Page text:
Planning and Delivery

Coaching Resources: Planning and Delivery Best Practices Limiters and Fixes Drills Analysis Workouts


Planning

  • There are many ways to successfully train a swimmer

  • Change and evolve: take this foundation plan and make it your own

  • Bring your own experience and beliefs, and use them

  • What works for one coach might not work for another

  • Research, study, learn, experiment (athletes love variety and so does the body)

  • Keys:

    • Fun (positive, social environment)

    • Effective (they must feel they are accomplishing something)

    • Welcoming (Coach must motivate and host the party)

  • Periodization

    • Simple: make sure they have the base of muscular fitness and proper movement patterns before excess load in terms of intensity and volume



Delivery

  • Swim Coaching: More technical = more development = more gratifying for coach and athlete

  • Collect Cues

    • There are many ways to communicate a correction, especially metaphorically – learn as many as you can since some will work on some swimmers and not on others

      • Visual Demo: Coach lifts elbow high as swimmer swims

      • Auditory: “Elbow to the sky”

      • Tactile: Fist drill – feel the water on forearm

      • Kinesthetic: Finger tip drag – forces pattern of movement

      • Metaphor: Reach over a barrel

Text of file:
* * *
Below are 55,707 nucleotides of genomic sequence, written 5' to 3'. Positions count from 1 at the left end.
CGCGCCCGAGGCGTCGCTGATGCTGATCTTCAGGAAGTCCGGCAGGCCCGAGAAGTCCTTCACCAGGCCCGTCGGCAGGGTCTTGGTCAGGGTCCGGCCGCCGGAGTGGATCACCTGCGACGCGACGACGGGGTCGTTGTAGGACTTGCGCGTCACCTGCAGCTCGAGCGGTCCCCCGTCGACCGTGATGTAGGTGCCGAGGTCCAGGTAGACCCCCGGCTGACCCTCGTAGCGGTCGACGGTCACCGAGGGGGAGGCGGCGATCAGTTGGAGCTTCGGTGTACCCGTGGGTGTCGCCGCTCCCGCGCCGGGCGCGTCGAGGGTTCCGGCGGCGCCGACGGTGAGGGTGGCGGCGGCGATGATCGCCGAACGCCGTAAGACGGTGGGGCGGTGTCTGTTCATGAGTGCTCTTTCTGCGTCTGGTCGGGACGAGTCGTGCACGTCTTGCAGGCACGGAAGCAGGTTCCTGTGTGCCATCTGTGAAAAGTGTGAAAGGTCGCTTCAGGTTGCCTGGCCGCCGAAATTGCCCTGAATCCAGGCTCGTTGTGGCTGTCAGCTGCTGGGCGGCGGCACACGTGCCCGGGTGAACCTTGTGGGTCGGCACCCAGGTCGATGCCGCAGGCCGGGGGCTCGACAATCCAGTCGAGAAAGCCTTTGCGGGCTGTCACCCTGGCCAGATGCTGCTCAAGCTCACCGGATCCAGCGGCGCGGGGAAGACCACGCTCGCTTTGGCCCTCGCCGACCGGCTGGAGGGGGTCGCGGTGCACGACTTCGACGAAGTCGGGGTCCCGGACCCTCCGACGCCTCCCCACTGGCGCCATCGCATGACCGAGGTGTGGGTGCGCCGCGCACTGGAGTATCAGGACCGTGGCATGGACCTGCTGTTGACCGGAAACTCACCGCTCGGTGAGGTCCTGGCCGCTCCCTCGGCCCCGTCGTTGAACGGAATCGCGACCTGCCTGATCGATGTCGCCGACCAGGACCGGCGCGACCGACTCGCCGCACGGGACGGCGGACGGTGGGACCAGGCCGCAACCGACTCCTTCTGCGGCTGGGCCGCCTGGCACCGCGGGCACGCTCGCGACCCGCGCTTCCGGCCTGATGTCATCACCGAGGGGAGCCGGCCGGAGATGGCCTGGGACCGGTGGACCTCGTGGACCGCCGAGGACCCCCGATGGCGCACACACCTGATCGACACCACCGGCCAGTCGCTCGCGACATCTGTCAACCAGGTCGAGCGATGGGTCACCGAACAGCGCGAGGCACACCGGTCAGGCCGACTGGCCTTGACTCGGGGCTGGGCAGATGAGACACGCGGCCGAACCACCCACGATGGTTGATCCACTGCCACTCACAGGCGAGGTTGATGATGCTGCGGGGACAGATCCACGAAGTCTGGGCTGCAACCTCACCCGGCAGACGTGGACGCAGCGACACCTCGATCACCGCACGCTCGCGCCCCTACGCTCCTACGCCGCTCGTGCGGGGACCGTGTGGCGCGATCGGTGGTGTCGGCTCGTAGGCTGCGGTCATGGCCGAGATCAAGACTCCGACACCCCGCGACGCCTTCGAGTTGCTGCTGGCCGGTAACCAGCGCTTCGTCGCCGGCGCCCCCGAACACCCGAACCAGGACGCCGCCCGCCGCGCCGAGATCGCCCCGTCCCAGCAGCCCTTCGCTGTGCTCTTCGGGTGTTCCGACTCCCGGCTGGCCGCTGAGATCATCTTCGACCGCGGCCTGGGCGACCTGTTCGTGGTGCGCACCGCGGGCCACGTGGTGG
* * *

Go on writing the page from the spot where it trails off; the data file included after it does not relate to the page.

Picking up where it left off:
• Number One Tip: Catch them doing something right

    • Build their confidence and self-esteem

    • #1 goal: get them to relax in the water

    • Many athletes dislike swimming due to the level of difficulty involved in doing it well

    • Many swimmers feel awkward and self-conscious, partly due to lack of clothing

    • For every correction there should be 3 times you give them positive feedback

  • Correcting Swimmers

    • Never assume a level of understanding on the swimmer’s part – be simple and clear

    • First: Point out something they are doing well

    • Second: Communicate the correction

    • There can be more steps to this but time is short so that’s the minimum

    • If you have a well established relationship with the swimmer it can be correction only as long as it is done in a positive manner.

  • Managing the Practice

    • On deck 5 minutes early

    • Greet and chat

    • Tell swimmers what equipment they will require so they can get it before entering pool

    • Observe warm up – call them in at end

    • All talks, with exception of first couple weeks, should be < 3’

    • Welcome and intro practice: news, recognize an accomplishment, joke, overview of practice

    • Introduce set

      • Verbal and visual communication

      • Succinct but clear

      • Watch faces of audience for signs of understanding

      • Stand tall and pan your vision to all swimmers

      • Very rarely is a demo required by you – challenge yourself to explain it so well you don’t need one (If you know a swimmer knows the drill you can ask them to demo)

    • Observe set:

      • First thing to check is that everyone appears to understand the directions. (Their eyes may be on you while you speak but sometimes ears and brain are off)

      • Second observe and correct – goal is perfection of drill